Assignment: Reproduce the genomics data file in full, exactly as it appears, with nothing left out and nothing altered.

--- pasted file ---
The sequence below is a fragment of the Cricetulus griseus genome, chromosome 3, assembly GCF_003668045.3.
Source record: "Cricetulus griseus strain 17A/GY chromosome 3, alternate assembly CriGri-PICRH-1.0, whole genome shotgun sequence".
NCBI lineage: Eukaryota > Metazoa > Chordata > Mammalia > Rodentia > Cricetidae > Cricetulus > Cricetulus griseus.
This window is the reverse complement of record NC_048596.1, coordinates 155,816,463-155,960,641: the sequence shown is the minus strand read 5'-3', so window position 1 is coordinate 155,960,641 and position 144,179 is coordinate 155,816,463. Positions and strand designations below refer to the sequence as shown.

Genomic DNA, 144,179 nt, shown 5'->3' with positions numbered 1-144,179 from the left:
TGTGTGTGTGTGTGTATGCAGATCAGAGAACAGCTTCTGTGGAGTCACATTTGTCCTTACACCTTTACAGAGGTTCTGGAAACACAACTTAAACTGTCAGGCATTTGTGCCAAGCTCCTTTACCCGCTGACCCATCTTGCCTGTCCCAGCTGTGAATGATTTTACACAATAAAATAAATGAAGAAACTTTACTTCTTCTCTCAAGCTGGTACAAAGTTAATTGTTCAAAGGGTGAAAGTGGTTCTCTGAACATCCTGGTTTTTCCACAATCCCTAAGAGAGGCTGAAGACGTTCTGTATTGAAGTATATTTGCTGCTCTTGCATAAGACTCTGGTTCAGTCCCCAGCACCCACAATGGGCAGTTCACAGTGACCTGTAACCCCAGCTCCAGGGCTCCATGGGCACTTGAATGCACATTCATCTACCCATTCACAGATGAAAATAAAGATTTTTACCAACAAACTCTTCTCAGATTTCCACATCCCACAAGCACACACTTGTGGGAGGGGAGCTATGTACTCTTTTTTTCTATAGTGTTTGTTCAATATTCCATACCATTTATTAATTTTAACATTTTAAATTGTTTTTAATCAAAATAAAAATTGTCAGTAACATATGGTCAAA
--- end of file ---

The sequence below is a fragment of the Cricetulus griseus genome, chromosome 3, assembly GCF_003668045.3.
Source record: "Cricetulus griseus strain 17A/GY chromosome 3, alternate assembly CriGri-PICRH-1.0, whole genome shotgun sequence".
NCBI lineage: Eukaryota > Metazoa > Chordata > Mammalia > Rodentia > Cricetidae > Cricetulus > Cricetulus griseus.
This window is the reverse complement of record NC_048596.1, coordinates 155,816,463-155,960,641: the sequence shown is the minus strand read 5'-3', so window position 1 is coordinate 155,960,641 and position 144,179 is coordinate 155,816,463. Positions and strand designations below refer to the sequence as shown.

Genomic DNA, 144,179 nt, shown 5'->3' with positions numbered 1-144,179 from the left:
TGTGTGTGTGTGTGTATGCAGATCAGAGAACAGCTTCTGTGGAGTCACATTTGTCCTTACACCTTTACAGAGGTTCTGGAAACACAACTTAAACTGTCAGGCATTTGTGCCAAGCTCCTTTACCCGCTGACCCATCTTGCCTGTCCCAGCTGTGAATGATTTTACACAATAAAATAAATGAAGAAACTTTACTTCTTCTCTCAAGCTGGTACAAAGTTAATTGTTCAAAGGGTGAAAGTGGTTCTCTGAACATCCTGGTTTTTCCACAATCCCTAAGAGAGGCTGAAGACGTTCTGTATTGAAGTATATTTGCTGCTCTTGCATAAGACTCTGGTTCAGTCCCCAGCACCCACAATGGGCAGTTCACAGTGACCTGTAACCCCAGCTCCAGGGCTCCATGGGCACTTGAATGCACATTCATCTACCCATTCACAGATGAAAATAAAGATTTTTACCAACAAACTCTTCTCAGATTTCCACATCCCACAAGCACACACTTGTGGGAGGGGAGCTATGTACTCTTTTTTTCTATAGTGTTTGTTCAATATTCCATACCATTTATTAATTTTAACATTTTAAATTGTTTTTAATCAAAATAAAAATTGTCAGTAACATATGGTCAAA